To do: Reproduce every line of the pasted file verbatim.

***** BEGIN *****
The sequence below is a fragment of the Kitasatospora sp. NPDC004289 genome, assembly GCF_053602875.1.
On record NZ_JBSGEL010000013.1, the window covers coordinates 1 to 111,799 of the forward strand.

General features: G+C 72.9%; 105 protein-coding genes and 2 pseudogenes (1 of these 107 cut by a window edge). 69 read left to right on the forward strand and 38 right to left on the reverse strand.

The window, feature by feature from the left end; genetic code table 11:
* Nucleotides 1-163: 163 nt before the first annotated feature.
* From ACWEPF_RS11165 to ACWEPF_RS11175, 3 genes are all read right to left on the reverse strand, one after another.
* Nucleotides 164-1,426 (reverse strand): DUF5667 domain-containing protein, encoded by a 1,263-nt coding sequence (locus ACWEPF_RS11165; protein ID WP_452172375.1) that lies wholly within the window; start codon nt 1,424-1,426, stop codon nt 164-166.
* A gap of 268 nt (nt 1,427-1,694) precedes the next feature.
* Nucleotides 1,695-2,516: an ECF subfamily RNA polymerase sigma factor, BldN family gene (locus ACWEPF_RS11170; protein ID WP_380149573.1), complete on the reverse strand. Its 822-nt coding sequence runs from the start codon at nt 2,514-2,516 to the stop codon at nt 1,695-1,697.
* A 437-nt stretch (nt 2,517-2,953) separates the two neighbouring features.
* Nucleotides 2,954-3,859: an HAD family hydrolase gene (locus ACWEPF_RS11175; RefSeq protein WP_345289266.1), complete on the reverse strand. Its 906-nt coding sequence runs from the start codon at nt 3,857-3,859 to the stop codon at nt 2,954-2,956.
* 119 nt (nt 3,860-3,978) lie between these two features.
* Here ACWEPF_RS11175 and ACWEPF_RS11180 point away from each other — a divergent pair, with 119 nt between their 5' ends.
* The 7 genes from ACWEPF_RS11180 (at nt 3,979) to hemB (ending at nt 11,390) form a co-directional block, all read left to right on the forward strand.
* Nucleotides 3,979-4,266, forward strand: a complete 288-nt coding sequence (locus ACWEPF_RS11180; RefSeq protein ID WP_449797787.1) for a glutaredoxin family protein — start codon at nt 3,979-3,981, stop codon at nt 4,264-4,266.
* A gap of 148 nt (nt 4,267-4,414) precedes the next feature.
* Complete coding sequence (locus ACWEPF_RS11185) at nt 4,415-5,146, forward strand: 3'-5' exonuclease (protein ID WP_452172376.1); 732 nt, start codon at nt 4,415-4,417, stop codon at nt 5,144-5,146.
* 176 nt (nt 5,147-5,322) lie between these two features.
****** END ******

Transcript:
The sequence below is a fragment of the Kitasatospora sp. NPDC004289 genome, assembly GCF_053602875.1.
On record NZ_JBSGEL010000013.1, the window covers coordinates 1 to 111,799 of the forward strand.

General features: G+C 72.9%; 105 protein-coding genes and 2 pseudogenes (1 of these 107 cut by a window edge). 69 read left to right on the forward strand and 38 right to left on the reverse strand.

The window, feature by feature from the left end; genetic code table 11:
* Nucleotides 1-163: 163 nt before the first annotated feature.
* From ACWEPF_RS11165 to ACWEPF_RS11175, 3 genes are all read right to left on the reverse strand, one after another.
* Nucleotides 164-1,426 (reverse strand): DUF5667 domain-containing protein, encoded by a 1,263-nt coding sequence (locus ACWEPF_RS11165; protein ID WP_452172375.1) that lies wholly within the window; start codon nt 1,424-1,426, stop codon nt 164-166.
* A gap of 268 nt (nt 1,427-1,694) precedes the next feature.
* Nucleotides 1,695-2,516: an ECF subfamily RNA polymerase sigma factor, BldN family gene (locus ACWEPF_RS11170; protein ID WP_380149573.1), complete on the reverse strand. Its 822-nt coding sequence runs from the start codon at nt 2,514-2,516 to the stop codon at nt 1,695-1,697.
* A 437-nt stretch (nt 2,517-2,953) separates the two neighbouring features.
* Nucleotides 2,954-3,859: an HAD family hydrolase gene (locus ACWEPF_RS11175; RefSeq protein WP_345289266.1), complete on the reverse strand. Its 906-nt coding sequence runs from the start codon at nt 3,857-3,859 to the stop codon at nt 2,954-2,956.
* 119 nt (nt 3,860-3,978) lie between these two features.
* Here ACWEPF_RS11175 and ACWEPF_RS11180 point away from each other — a divergent pair, with 119 nt between their 5' ends.
* The 7 genes from ACWEPF_RS11180 (at nt 3,979) to hemB (ending at nt 11,390) form a co-directional block, all read left to right on the forward strand.
* Nucleotides 3,979-4,266, forward strand: a complete 288-nt coding sequence (locus ACWEPF_RS11180; RefSeq protein ID WP_449797787.1) for a glutaredoxin family protein — start codon at nt 3,979-3,981, stop codon at nt 4,264-4,266.
* A gap of 148 nt (nt 4,267-4,414) precedes the next feature.
* Complete coding sequence (locus ACWEPF_RS11185) at nt 4,415-5,146, forward strand: 3'-5' exonuclease (protein ID WP_452172376.1); 732 nt, start codon at nt 4,415-4,417, stop codon at nt 5,144-5,146.
* 176 nt (nt 5,147-5,322) lie between these two features.